Building Leafs Nation: Rhetorical devices in the online imagined community of the Toronto Maple Leafs

Building Leafs Nation: Rhetorical devices in the online imagined community of the Toronto Maple Leafs
By Nicole Iantorno - 2014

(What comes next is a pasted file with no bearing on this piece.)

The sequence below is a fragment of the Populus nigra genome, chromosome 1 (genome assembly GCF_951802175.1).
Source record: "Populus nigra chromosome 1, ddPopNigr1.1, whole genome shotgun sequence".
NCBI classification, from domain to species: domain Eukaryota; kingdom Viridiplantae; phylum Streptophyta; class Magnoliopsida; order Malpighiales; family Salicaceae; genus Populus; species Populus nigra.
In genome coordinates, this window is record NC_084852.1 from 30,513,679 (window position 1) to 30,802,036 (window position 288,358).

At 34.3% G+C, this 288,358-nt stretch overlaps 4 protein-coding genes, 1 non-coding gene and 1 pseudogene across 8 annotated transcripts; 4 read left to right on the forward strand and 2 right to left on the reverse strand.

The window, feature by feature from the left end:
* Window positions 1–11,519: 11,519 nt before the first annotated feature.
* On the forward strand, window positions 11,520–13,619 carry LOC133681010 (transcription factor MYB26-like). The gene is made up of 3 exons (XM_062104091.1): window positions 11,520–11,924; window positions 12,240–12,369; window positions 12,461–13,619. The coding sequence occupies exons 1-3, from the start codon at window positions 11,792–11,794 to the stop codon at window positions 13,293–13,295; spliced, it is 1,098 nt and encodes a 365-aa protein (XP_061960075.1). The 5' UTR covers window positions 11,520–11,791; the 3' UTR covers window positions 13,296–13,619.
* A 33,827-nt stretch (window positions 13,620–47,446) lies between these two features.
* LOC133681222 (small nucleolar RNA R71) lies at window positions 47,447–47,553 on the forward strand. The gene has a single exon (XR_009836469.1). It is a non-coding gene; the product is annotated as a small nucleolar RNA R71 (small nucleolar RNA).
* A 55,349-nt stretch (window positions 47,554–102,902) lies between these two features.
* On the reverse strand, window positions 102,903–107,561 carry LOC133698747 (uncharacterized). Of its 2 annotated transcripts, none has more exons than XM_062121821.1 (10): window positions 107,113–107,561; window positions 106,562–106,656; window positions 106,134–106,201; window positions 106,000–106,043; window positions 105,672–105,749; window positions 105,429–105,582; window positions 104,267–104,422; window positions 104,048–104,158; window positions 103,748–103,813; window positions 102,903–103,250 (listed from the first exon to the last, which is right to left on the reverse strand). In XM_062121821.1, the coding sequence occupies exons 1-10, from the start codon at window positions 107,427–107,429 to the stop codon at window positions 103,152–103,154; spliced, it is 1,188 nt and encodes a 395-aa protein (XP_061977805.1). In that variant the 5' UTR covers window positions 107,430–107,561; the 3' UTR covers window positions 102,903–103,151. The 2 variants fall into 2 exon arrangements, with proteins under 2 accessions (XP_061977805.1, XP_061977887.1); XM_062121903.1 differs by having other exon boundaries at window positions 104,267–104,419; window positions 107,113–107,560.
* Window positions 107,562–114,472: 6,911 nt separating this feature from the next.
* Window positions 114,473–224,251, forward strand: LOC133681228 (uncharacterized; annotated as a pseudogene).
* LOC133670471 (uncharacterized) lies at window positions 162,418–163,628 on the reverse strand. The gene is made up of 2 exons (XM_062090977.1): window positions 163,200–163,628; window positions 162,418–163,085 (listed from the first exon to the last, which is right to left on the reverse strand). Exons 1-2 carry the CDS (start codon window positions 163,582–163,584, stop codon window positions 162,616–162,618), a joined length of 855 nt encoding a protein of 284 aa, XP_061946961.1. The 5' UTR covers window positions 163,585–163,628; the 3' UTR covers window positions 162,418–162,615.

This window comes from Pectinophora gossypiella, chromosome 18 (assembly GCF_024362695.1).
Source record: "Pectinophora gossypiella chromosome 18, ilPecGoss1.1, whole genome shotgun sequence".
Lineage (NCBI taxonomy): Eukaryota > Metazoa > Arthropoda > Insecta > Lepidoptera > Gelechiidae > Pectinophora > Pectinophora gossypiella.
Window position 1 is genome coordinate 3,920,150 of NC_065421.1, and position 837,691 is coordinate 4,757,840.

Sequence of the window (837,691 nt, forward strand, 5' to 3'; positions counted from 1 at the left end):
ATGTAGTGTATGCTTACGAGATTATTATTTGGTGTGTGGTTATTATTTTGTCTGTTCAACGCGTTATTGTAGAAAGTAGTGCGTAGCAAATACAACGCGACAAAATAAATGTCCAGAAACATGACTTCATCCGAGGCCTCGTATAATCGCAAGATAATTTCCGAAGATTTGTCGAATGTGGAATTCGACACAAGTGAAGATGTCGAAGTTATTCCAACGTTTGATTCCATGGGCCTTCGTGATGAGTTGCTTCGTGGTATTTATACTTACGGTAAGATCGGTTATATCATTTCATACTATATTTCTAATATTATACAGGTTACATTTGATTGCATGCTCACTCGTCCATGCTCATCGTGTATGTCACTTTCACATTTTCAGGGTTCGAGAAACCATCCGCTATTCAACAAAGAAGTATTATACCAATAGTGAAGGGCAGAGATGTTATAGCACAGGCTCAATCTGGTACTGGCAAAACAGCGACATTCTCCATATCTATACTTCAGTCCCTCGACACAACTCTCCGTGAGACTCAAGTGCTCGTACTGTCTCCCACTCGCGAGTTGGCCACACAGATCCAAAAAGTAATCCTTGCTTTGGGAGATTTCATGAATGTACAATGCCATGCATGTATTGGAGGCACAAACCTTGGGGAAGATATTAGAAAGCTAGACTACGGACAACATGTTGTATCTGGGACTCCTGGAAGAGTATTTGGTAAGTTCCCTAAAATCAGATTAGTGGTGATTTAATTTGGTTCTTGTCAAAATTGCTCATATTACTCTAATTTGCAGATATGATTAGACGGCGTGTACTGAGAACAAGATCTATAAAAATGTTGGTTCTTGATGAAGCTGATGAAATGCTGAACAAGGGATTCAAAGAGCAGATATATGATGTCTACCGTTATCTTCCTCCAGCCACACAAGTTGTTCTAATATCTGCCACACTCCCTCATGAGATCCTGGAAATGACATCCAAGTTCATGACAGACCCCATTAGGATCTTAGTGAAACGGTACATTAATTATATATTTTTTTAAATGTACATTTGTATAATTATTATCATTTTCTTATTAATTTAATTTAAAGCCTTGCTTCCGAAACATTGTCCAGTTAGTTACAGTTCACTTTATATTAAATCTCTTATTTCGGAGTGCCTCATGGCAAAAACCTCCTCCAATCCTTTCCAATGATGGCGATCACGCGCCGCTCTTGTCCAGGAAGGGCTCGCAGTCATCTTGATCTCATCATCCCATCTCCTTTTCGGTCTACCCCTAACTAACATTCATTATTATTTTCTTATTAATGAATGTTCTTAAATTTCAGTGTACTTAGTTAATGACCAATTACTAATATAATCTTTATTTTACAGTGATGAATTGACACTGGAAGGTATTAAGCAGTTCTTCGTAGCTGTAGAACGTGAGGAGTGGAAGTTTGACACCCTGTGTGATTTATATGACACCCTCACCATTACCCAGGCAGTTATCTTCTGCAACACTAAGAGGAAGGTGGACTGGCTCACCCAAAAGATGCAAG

Established almost 100 years ago, the Toronto Maple Leafs hockey team is known for their large, dedicated fan base called Leafs Nation. I am a devoted member of this nation and, as such, the team’s communication practices speak both to me, and about me. This major research paper (MRP) is an analysis of e-mails sent to a subscriber-only list in the context of marketing. Researching the e-mail communication from the Toronto Maple Leafs to their fan base lends itself to an understanding of the communication that occurs in a professional setting. Not only do the Toronto Maple Leafs communicate directly with their proactive fan base but I argue that the way in which they do this instills a sense of community within Leafs Nation through the use of themes, metaphors and rhetorical tropes. Communicating effectively with a fan base is an essential component in running a sports organization. Texts in the form of words and images do not only assist in getting an organization’s message to the supporters, but their connotative meanings can also contribute to the senses of community and belonging. This paper will examine how the Toronto Maple Leafs employ rhetorical devices in the e-mail newsletters sent out to Leafs Nation, as well as analyzing the rhetorical connotations in these devices. Also, I will be examining the way in which the use of rhetorical devices contributes to the creation of an online ‘imagined community,’ a concept first introduced by Benedict Anderson in 1936 in the context of nations and nationalism. Anderson stated that an imagined community does not conform to traditional ideals of a community and is constructed by those that see themselves as being a part of this community, and I see the Leafs Nation as conforming to the ideals detailed by Anderson. As such, I will be completing a qualitative textual analysis of 43 e-mails that have gone out to the subscriber-only fan list since 2012. By examining these e-mails I will attempt to identify the presence of the rhetorical devices of pathopoeiascesis onomaton and principle of scarcity and the overall frequency with which they appear. Based on the data that emerges from my research, I will then attempt to draw correlations between the findings and attempt to link the presence of rhetorical devices as a contributing factor to the creation of Leafs Nation as an online imagined community through a qualitative textual analysis.